By Mitch Phillips
LONDON (Reuters) - Double Olympic triathlon champion Alistair Brownlee was among the latest batch of athletes to have their therapeutic use exemptions (TUEs) leaked on Monday, with the Briton explaining the drug he used in 2013 was to treat altitude sickness.
In the sixth tranche of personal records released by hackers at the group called Fancy Bears, Brownlee was revealed to have used acetazolamide, banned by WADA, on Oct. 10 and 11 2013, having been given an exemption by UK anti-doping.
- All of these celebrities have had their nudes leaked 35 Pictures
- PHOTOS: Apple Emoji update includes a llama, skateboard and some bagel drama 24 Pictures
Brownlee said last week that he had one TUE for the drug after suffering altitude sickness while climbing Kilimanjaro and reconfirmed that in a tweet on Monday.
Brownlee, who was widely praised for his sportsmanship after stopping to help stricken brother Jonathan over the line in the final Triathlon World Series event of the season last month, made reference to the event in a second tweet.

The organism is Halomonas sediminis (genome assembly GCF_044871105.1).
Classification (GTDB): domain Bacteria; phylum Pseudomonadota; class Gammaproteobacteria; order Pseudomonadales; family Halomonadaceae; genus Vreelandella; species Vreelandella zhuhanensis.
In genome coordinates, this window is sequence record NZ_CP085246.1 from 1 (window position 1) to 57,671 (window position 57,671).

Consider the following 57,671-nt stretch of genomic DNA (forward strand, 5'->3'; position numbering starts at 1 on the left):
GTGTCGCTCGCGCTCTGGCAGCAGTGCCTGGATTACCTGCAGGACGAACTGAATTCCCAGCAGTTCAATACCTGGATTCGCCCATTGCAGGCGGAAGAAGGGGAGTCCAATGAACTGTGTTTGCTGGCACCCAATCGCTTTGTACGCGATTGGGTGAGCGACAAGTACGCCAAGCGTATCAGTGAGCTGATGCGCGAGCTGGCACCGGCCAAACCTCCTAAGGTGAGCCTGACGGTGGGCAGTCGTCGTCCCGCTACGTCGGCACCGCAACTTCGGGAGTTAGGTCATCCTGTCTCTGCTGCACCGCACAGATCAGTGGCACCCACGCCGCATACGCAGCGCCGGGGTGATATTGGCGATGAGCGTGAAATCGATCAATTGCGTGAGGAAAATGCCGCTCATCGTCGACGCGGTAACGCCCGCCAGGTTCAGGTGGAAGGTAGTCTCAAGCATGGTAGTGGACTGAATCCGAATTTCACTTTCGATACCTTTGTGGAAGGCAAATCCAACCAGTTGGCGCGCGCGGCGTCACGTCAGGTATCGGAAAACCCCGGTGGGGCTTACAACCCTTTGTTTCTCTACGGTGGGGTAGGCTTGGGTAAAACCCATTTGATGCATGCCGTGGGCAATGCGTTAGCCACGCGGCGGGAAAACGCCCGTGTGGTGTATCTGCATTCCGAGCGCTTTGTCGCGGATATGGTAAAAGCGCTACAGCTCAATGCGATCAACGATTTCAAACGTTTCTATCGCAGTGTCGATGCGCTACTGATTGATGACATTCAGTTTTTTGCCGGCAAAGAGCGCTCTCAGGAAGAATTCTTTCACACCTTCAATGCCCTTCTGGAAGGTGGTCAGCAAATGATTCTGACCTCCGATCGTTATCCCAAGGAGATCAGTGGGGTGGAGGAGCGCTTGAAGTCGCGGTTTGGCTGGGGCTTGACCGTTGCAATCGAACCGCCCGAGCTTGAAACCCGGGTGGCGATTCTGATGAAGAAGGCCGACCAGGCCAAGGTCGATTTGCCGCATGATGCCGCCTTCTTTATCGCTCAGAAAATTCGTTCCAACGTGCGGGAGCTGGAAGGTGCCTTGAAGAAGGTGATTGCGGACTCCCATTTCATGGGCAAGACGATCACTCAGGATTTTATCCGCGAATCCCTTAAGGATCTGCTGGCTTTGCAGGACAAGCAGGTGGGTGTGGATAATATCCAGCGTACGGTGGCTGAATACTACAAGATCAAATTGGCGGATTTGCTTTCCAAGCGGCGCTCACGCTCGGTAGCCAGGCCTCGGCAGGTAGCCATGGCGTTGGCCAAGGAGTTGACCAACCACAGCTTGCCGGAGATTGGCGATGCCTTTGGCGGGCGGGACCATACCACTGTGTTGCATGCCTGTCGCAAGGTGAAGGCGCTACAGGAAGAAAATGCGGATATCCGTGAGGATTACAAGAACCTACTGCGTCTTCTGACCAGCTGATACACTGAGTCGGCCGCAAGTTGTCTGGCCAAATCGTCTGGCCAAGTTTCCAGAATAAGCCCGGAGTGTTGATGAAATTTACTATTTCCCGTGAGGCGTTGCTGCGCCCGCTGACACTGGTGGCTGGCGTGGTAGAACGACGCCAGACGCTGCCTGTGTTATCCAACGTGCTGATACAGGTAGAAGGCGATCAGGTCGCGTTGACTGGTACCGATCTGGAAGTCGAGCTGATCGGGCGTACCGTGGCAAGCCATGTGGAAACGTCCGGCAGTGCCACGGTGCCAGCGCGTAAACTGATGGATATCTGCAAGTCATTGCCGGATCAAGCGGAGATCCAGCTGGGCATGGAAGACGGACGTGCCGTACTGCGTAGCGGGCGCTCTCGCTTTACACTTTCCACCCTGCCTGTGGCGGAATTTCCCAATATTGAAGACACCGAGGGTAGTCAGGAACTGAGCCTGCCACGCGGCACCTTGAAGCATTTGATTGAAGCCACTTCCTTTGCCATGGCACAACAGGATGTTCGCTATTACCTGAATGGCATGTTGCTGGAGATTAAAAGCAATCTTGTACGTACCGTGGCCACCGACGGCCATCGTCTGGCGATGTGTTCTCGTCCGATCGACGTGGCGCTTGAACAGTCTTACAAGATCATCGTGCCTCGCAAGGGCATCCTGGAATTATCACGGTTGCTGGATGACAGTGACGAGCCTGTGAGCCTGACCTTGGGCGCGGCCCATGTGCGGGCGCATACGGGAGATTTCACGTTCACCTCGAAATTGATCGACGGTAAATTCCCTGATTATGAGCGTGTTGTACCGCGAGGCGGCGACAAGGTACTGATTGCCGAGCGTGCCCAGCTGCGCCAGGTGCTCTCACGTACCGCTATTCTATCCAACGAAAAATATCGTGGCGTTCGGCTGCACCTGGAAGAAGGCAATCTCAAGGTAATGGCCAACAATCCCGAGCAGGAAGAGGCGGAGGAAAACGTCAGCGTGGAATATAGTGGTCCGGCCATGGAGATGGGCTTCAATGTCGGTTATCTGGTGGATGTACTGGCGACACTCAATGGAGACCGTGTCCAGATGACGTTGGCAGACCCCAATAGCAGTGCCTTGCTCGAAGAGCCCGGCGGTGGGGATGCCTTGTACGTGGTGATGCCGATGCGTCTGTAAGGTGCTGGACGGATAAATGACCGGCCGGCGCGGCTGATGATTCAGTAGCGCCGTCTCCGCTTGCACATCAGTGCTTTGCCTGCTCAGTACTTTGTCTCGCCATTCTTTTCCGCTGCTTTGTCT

"Slightly embarrassing that someone as fit as me suffered from altitude sickness but thankfully @jonny_brownlee was there to carry me," he wrote.
British Triathlon also issued a statement in response to the leak, saying: "Alistair Brownlee was granted his only TUE for treatment of altitude sickness whilst climbing Kilimanjaro in October 2013. This was an out of competition trek after the triathlon season had finished.
"Let’s be very clear; athletes who have a TUE on their record have followed the rules based on a specific medical requirement. We can say with absolute confidence that our athletes have nothing to hide.
"This attack on the integrity of athletes is shocking. We strongly condemn actions of this nature and continue to be in close contact with UKAD and WADA (World Anti-Doping Agency) in regards to this matter."
Australian swimmer Emily Seebohm, the multi world and Olympic medalist who has previously been in hospital due to asthma, was also on the latest list that showed she had used prednisolone, a common treatment for the condition.
(Editing by Ken Ferris)